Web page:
Knitwerks yarn walldoo-Doo-DEE! The number you have reached has been disconnected.”

I had to try. I didn’t trust my eyes as I passed by the corner where the store had recently been. It was dark. There was brown paper over the windows and it caused a lump of fear and sadness in my throat – like a friend had quietly passed away. Just like a death, I felt guilty because the last time I passed by the shop, I had a trunk full of groceries and figured I’d stop by another time. Turns out there was no “another time.”

I knew the owner of that shop – the only one located in my neck of the South Loop. Believe me when I tell you I did my best to be a one-woman wrecking crew back when I was actively knitting and acquiring yarn. I suppose it hurts to see her dream not last. She’s an intelligent, positive person so I have no doubt she’ll dust herself off and find some way to reinvent things to her liking.

Meanwhile, I get the feeling that many (predominantly) women who travel half the year from show to show or work feverishly in the basement, shop or studio to produce and sell competitively priced, high quality goods are suffering. Not because the goods are not worth it or that they’re not in touch with market demands. Unless you’re in the monied class or you have a rock solid job, the people I know are carefully assessing how each dollar is spent.

I’m curious if you’ve seen signs of struggle in this corner of the universe. What do you propose be done? Comment, talk among yourselves. I’m interested in your take on this.

9 comments to Broken-hearted

  • ML

    Oh, the photo caught my eye when I recognized the shelves of yarn. I was visiting Chicago a year ago and found Knitwerks after a long walk on a warmish day to look for it. The owner was so nice and had such classy yarns. I bought several lovely skeins and sat and knitted for a bit–I had walked a long way. She was very gracious and I had a nice chat with a young woman, new knitter, who lived in the neighborhood. I am sad for her that she no longer has that oasis near her house. Really too bad. I sense that it was a tough location to have a specialty store and she was a brave businesswoman to forge a trail there.

  • Nat

    Oh no! I am so sad to see her store close. She and her shop were so classy and welcoming.

    Yes, it is a really hard time to try to make it as any kind of hand-crafter. But, if you can swing it, it is the perfect time to try new ideas and directions to see if they work out.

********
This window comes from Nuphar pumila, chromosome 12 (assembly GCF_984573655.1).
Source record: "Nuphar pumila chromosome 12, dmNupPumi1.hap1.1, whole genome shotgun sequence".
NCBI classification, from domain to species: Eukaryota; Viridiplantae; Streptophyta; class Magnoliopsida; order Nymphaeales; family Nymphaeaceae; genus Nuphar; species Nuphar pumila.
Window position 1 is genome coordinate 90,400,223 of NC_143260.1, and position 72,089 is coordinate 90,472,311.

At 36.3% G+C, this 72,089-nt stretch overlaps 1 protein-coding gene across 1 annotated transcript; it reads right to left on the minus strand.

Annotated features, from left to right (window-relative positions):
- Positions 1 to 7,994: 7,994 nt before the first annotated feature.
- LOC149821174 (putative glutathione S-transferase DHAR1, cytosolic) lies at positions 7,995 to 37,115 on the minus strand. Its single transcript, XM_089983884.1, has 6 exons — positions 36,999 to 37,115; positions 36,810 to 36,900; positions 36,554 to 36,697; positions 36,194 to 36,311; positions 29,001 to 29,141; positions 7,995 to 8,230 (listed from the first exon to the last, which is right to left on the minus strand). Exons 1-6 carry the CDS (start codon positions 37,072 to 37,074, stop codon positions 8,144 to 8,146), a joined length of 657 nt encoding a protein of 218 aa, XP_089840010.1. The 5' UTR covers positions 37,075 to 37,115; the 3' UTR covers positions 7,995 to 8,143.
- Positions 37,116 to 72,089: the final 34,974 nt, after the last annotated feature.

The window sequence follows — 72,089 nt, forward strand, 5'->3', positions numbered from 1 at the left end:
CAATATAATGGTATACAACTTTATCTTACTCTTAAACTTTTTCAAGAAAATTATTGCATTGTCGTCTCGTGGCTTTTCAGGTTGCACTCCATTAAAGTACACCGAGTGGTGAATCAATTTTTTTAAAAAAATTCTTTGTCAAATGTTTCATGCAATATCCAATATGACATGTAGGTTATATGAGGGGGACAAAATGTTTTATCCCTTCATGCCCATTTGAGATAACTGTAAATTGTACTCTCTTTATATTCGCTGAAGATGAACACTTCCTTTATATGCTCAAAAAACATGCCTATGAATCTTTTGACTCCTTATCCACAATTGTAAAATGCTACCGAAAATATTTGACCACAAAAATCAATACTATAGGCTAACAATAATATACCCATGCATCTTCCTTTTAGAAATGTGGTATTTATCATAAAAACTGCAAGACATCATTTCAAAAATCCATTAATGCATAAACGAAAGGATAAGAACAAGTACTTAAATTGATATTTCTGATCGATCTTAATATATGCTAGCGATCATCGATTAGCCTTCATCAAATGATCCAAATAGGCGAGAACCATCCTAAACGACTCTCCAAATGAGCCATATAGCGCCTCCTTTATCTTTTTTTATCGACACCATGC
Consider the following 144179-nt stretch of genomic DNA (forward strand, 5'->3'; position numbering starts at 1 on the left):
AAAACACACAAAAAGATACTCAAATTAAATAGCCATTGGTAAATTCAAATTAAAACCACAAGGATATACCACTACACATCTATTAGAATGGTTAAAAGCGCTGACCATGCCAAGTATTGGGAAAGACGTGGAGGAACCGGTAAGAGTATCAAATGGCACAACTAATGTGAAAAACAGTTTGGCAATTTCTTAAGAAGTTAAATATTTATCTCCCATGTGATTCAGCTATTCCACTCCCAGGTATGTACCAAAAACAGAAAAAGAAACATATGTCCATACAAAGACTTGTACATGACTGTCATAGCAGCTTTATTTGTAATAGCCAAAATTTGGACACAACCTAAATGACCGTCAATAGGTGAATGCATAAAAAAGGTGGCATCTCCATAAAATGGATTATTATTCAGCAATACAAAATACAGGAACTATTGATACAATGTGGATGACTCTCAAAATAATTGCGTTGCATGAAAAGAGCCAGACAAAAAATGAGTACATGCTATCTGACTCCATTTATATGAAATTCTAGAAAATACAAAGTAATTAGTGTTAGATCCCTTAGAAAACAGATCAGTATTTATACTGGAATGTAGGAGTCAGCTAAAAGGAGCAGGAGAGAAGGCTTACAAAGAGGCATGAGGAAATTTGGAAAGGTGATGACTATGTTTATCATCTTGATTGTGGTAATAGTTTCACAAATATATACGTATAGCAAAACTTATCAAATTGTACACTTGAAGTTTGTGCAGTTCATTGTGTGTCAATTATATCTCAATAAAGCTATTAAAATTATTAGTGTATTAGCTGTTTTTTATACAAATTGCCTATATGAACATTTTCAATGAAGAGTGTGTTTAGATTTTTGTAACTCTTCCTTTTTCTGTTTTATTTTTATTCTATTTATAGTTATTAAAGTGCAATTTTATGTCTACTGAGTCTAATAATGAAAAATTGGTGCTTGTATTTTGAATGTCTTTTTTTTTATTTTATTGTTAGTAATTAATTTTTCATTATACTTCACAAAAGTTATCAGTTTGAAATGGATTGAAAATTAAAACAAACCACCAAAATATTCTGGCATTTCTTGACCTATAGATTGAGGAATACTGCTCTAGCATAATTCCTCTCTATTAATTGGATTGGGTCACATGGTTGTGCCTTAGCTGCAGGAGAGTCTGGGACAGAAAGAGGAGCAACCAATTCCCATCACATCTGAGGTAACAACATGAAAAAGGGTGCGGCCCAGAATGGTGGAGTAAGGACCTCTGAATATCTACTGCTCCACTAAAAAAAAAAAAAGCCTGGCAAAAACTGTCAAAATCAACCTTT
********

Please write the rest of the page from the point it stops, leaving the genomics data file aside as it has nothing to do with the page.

• My sister is a fused glass artist and participates in many shows in the Washington, DC area. Purchases are waaaay down this year, she says — at her last show (which she did very well at last year) she sold nothing. She'll be OK (she's retired and on a pension), but lack of sales has caused her to cut back on purchasing supplies.

    One of my artist friends here in Chicago quit participating in shows this year because of the lack of people buying — she rarely made enough on sales to cover the entrance fee. She decided to just focus on special commissions and work that came in via word of mouth. And that's too bad — her husband got laid off in the spring and still hasn't found a job, and they have 2 kids in college. She has a job, but the extra money really helped.

    My group, the Crafty Angels, is planning a sale at our church the first Sunday in December, and I'm somewhat concerned about what the response to selling our knitted and crocheted goods will be. We keep prices really low – but people have less to spend. Which means that there will possibly be less money resulting to give to the homeless shelter for seniors we support.

  • clasca

    It is always sad to see a local shop close because of bad results. I actually feel sort of guilty not to have bought more. In our neighbourhood lots of small shop owners (grocery, bakery, butcher etc) have a hard time to live through it all. Because of the busy life we all have to live it's much easier and quicker to buy your stuff at the supermarket. We try to buy more things at the smallers shops now, since we don't want them to leave. There's a lot of love and hard work put in those small shops, such a waist to see it disappear.

  • Oh no! I only visited that shop once, and it was quite nice. Times are tough. Actually, having a yarn stash has kept me knitting but out of the yarn shops for the past year.

  • Oh no! I only visited that shop once, and it was quite nice. Times are tough. Actually, having a yarn stash has kept me knitting but out of the yarn shops for the past year.

  • I'm so sorry…I do feel it – even to the extent of losing a "local" grocery (one from the state capital, family owned, which tried to expand to the far-SW of the state). It was a fabulous store. Folded in 2 years. ACK!

    As one of those small business gals, I'm lucky to have the mostly rock-solid full-time job, plus another part-time income, as yes, sadly, sales are down. But…Sales there are, and I work to make sure no one of my customers gets less than wonderful.

    I'd love to believe that the tide is beginning to turn. The one thing women in their basements can do is be grateful for no "overhead" like your brick 'n mortar LYS had to deal with…

  • Ahhhh, it's an awful thing when part of your community disappears. My sympathies.

    As for me, I find that crafting is a good way for me to save money, as making kid's clothing and handmade gifts is a MUCH more efficient use of cash. Thus, I have more money to spend on quality supplies.

    That made more sense before I wrote it out. 🙂

  • Alas about your neighborhood shop! 🙁

    I'm more conscious of this with book purchases than with yarn and supplies, I think. With physical books, I try to purchase them in local shops that I want to see survive.

    For yarn, I don't have a local shop that I feel a particular affinity for (although we have a lot of local shops), so I have a tendency to make most of my purchases online (or on vacation).